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Treatment of Melting Corneal Ulcers in Dogs

Georgina M. Newbold, DVM, DACVO, The Ohio State University


|September 2020

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In the literature

Guyonnet A, Desquilbet L, Faure J, Bourguet A, Donzel E, Chahory S. Outcome of medical therapy for keratomalacia in dogs. J Small Anim Pract. 2020;61(4):253-258.


Keratomalacia (ie, corneal melting) can be a vision-threatening problem in dogs. These challenging cases often are not presented to the clinician until there is already significant corneal stroma lost to collagenolysis (ie, rapid tissue destruction by collagenase and protease enzymes).1-4 These enzymes are a constitutive part of the normal corneal environment and help balance corneal health; however, they can become increased in cases of bacterial infection.1,2 A recent study examining dogs with melting corneal ulcers found that several predisposing factors were present in these patients4; the study also described the clinical outcome, including vision, corneal scarring, and need for corneal surgery, in dogs with keratomalacia.4 

Brachycephalic dogs (eg, French bulldogs, pugs, shih-tzus), dogs with pre-existing corneal disease (eg, keratoconjunctivitis sicca), and dogs with systemic problems (eg, diabetes mellitus) may be predisposed to keratomalacia.4 Once diagnosed, keratomalacia should be treated aggressively, usually with multiple topical medications at very frequent administration intervals. Corneal cytology and culture with susceptibility testing can help guide medical therapy. As bacterial resistance and mixed-bacterial infections become more common, antibiotic monotherapy may not be the best approach for these patients. In addition, use of collagenase inhibitors to halt tissue destruction is key to preventing progression of corneal damage.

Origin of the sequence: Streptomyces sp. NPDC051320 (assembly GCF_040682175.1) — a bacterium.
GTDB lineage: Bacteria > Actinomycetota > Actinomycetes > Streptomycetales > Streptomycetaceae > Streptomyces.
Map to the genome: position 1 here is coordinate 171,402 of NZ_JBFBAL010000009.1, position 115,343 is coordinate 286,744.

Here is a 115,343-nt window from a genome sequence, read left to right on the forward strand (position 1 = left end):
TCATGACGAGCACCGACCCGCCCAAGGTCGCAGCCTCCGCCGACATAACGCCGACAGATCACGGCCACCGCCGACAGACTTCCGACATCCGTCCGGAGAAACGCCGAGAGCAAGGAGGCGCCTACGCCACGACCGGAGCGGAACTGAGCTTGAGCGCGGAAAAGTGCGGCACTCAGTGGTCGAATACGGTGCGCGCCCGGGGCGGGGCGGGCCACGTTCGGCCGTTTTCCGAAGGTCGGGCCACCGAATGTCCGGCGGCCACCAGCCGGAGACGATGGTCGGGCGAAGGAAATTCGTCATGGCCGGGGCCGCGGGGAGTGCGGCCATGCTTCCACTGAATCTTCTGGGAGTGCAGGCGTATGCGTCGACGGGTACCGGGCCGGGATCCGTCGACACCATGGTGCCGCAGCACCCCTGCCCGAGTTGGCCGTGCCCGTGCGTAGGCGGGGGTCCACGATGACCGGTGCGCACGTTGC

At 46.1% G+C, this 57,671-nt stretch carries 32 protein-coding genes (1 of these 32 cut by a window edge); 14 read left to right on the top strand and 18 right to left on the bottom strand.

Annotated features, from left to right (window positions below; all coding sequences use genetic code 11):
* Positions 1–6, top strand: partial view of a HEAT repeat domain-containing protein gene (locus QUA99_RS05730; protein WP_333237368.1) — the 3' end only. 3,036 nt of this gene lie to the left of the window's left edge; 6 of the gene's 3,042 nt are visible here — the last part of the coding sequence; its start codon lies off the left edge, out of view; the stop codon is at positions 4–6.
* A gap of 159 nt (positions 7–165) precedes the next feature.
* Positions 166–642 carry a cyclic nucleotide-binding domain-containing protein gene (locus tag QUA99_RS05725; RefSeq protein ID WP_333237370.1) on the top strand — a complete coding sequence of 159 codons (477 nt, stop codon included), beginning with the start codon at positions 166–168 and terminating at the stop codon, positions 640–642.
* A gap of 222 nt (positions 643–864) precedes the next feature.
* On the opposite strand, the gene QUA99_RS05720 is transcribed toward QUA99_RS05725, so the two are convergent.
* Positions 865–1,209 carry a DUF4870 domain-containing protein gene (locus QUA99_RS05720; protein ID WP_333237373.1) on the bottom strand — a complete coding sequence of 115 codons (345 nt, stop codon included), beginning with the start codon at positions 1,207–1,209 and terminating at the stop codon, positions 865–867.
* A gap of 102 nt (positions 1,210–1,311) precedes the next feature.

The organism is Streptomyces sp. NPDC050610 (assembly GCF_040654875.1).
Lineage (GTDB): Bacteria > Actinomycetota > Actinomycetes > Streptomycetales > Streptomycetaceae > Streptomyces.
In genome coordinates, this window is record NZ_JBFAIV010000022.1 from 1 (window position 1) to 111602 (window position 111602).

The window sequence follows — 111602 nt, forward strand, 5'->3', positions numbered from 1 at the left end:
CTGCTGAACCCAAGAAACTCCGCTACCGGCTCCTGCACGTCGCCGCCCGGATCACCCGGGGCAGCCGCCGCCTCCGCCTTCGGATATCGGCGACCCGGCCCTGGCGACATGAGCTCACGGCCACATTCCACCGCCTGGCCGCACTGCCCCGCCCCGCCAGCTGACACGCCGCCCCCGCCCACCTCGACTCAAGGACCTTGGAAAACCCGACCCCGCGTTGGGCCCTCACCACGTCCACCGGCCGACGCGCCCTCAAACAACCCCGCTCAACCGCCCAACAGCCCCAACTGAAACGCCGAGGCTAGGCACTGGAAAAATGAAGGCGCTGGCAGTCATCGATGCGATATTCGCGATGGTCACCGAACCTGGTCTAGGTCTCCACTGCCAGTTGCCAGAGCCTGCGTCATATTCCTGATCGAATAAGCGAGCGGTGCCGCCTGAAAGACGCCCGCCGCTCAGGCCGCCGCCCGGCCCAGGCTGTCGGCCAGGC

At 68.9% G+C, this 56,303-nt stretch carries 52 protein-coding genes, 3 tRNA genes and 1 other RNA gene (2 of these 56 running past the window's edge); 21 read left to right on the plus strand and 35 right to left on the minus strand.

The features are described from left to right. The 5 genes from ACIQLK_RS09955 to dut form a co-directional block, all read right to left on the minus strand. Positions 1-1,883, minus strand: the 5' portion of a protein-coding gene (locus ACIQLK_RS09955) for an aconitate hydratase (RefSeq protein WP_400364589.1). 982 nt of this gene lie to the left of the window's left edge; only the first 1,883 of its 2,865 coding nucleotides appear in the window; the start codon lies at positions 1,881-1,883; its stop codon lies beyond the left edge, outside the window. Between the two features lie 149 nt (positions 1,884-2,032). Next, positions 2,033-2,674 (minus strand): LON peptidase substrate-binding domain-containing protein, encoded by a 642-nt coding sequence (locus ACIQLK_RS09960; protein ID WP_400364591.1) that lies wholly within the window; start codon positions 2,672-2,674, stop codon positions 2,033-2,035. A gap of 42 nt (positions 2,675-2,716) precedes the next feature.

In this retrospective study, 57 melting ulcers in 53 dogs were treated with ophthalmologic tobramycin (every 2-4 hours) and equine serum (every 2-4 hours). Of these ulcers, 31 out of 57 (54.4%) healed within 15 days (median, 5 days) with medical therapy alone. Significant progression of keratomalacia necessitating surgical intervention occurred in the remaining 26 eyes. This study also found that 16 out of 27 (59.2%) bacterial isolates were resistant to tobramycin and other topical antibiotics.4 Frequent application of equine serum potentially helped to diminish collagenolysis; however, the use of additional protease inhibitors may have improved overall results. Although the long-term visual outcome was satisfactory in almost all cases, 26 out of 57 (45.6%) ulcers ultimately required surgery to treat keratomalacia.

Keratomalacia in a Chihuahua with dry eye
Keratomalacia in a Chihuahua with dry eye

FIGURE Keratomalacia in a Chihuahua with dry eye

FIGURE Keratomalacia in a Chihuahua with dry eye


Key pearls to put into practice:


Corneal cytology and culture and susceptibility testing is recommended in all dogs with deep or melting ulcers. In-clinic cytology can help direct antibiotic therapy, as culture results may take several days.


Multimodal antibiotic therapy (eg, combinations of topical antibiotics with both gram-positive and gram-negative activity) may help improve the spectrum of coverage. Potential combinations include tobramycin/cefazolin, tobramycin/chloramphenicol, and ofloxacin/cefazolin.


Multimodal anticollagenase therapy, such as combined use of topical serum (canine or equine), topical K+EDTA, and oral doxycycline, may help slow progression of keratomalacia.



Frequent, rigorous (eg, every 2 hours during waking hours, every 4 hours overnight) application of topical medication is important in medical management of melting ulcers. Frequent (every 1-2 days) recheck examinations are also important to determine if surgical stabilization is necessary. Referral to a veterinary ophthalmologist early in the course of disease may improve long-term outcome.


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